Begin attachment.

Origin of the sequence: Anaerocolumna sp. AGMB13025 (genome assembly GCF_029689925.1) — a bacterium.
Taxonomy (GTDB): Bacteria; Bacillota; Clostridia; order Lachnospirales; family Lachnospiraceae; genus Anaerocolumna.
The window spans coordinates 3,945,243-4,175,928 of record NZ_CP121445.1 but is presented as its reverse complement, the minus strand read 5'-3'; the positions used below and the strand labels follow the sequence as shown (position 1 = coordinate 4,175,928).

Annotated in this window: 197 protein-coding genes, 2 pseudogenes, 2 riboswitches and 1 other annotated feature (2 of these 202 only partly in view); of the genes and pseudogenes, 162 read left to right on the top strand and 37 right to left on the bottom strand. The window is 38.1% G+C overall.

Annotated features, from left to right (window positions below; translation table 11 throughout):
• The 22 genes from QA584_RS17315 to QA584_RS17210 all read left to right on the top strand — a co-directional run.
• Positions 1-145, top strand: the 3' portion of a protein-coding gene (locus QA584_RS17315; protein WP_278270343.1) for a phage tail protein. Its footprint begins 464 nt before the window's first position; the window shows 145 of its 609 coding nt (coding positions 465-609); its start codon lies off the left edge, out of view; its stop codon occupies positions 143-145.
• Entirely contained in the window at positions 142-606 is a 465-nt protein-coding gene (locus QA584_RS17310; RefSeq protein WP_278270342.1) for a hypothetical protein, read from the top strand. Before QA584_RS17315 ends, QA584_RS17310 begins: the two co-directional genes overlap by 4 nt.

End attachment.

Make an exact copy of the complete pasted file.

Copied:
Origin of the sequence: Anaerocolumna sp. AGMB13025 (genome assembly GCF_029689925.1) — a bacterium.
Taxonomy (GTDB): Bacteria; Bacillota; Clostridia; order Lachnospirales; family Lachnospiraceae; genus Anaerocolumna.
The window spans coordinates 3,945,243-4,175,928 of record NZ_CP121445.1 but is presented as its reverse complement, the minus strand read 5'-3'; the positions used below and the strand labels follow the sequence as shown (position 1 = coordinate 4,175,928).

Annotated in this window: 197 protein-coding genes, 2 pseudogenes, 2 riboswitches and 1 other annotated feature (2 of these 202 only partly in view); of the genes and pseudogenes, 162 read left to right on the top strand and 37 right to left on the bottom strand. The window is 38.1% G+C overall.

Annotated features, from left to right (window positions below; translation table 11 throughout):
• The 22 genes from QA584_RS17315 to QA584_RS17210 all read left to right on the top strand — a co-directional run.
• Positions 1-145, top strand: the 3' portion of a protein-coding gene (locus QA584_RS17315; protein WP_278270343.1) for a phage tail protein. Its footprint begins 464 nt before the window's first position; the window shows 145 of its 609 coding nt (coding positions 465-609); its start codon lies off the left edge, out of view; its stop codon occupies positions 143-145.
• Entirely contained in the window at positions 142-606 is a 465-nt protein-coding gene (locus QA584_RS17310; RefSeq protein WP_278270342.1) for a hypothetical protein, read from the top strand. Before QA584_RS17315 ends, QA584_RS17310 begins: the two co-directional genes overlap by 4 nt.